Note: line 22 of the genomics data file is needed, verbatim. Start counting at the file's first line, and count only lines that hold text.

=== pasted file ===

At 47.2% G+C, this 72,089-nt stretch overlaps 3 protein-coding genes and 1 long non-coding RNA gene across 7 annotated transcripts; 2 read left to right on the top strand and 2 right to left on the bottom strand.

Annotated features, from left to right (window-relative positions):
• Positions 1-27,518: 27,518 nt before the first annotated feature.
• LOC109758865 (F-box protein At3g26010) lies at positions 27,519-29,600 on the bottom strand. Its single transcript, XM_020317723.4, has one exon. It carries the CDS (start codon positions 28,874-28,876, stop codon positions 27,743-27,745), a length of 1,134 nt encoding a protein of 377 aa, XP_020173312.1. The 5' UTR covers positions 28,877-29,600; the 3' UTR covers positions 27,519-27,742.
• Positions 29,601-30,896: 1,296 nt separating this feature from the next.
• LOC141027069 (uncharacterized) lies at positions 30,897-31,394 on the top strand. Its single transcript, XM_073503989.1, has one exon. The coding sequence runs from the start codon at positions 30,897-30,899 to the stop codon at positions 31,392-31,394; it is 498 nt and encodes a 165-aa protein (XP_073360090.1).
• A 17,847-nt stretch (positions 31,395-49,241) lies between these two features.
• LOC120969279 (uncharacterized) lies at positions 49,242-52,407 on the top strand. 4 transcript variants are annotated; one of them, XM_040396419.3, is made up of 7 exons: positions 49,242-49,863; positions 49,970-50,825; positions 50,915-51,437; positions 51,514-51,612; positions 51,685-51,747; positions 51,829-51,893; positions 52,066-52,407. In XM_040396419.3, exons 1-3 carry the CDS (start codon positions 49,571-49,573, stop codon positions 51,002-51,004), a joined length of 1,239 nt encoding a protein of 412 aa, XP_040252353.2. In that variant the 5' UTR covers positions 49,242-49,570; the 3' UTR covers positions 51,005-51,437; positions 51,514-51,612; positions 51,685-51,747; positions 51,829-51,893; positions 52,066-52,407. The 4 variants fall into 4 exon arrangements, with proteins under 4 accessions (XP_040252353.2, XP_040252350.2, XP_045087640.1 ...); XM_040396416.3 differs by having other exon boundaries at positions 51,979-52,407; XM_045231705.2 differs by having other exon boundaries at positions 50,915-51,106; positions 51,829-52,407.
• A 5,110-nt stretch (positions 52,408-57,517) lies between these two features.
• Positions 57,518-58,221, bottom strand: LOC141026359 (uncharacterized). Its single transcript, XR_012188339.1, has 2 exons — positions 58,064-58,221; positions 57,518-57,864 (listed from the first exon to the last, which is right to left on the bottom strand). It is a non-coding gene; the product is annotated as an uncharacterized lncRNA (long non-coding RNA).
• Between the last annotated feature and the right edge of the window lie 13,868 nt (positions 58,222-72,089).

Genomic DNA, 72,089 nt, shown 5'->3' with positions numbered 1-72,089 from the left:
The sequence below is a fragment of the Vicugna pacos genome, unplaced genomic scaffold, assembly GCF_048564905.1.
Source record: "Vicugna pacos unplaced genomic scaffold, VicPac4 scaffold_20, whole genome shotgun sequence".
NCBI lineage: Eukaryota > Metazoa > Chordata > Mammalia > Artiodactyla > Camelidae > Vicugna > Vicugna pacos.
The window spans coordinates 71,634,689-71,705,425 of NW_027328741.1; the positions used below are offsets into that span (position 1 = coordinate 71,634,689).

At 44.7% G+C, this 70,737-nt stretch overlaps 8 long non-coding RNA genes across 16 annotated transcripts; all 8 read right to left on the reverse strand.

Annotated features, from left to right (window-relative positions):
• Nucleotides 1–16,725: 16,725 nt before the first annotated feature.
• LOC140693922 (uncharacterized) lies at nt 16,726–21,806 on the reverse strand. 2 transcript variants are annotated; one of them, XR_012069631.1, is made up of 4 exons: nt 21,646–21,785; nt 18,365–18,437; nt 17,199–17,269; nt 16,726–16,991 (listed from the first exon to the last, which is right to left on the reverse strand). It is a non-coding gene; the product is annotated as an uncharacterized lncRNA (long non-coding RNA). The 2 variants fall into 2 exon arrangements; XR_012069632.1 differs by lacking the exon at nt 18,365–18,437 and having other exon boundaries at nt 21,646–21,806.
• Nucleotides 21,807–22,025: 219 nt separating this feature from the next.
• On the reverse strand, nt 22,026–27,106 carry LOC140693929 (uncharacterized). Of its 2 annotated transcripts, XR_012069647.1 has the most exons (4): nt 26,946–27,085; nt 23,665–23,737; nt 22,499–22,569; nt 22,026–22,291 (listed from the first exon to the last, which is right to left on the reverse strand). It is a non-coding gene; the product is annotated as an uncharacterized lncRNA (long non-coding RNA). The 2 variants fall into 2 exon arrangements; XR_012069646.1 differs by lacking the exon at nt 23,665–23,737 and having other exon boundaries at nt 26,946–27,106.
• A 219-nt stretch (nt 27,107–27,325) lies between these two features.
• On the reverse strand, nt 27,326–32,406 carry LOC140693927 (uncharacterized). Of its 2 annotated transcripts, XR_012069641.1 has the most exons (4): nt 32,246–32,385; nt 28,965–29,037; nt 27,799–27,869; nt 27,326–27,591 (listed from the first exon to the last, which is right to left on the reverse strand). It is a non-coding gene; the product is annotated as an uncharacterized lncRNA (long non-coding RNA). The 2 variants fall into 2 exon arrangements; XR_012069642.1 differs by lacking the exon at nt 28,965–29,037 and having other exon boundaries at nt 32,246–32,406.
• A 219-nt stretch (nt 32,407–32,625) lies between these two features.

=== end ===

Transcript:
• On the reverse strand, nt 22,026–27,106 carry LOC140693929 (uncharacterized). Of its 2 annotated transcripts, XR_012069647.1 has the most exons (4): nt 26,946–27,085; nt 23,665–23,737; nt 22,499–22,569; nt 22,026–22,291 (listed from the first exon to the last, which is right to left on the reverse strand). It is a non-coding gene; the product is annotated as an uncharacterized lncRNA (long non-coding RNA). The 2 variants fall into 2 exon arrangements; XR_012069646.1 differs by lacking the exon at nt 23,665–23,737 and having other exon boundaries at nt 26,946–27,106.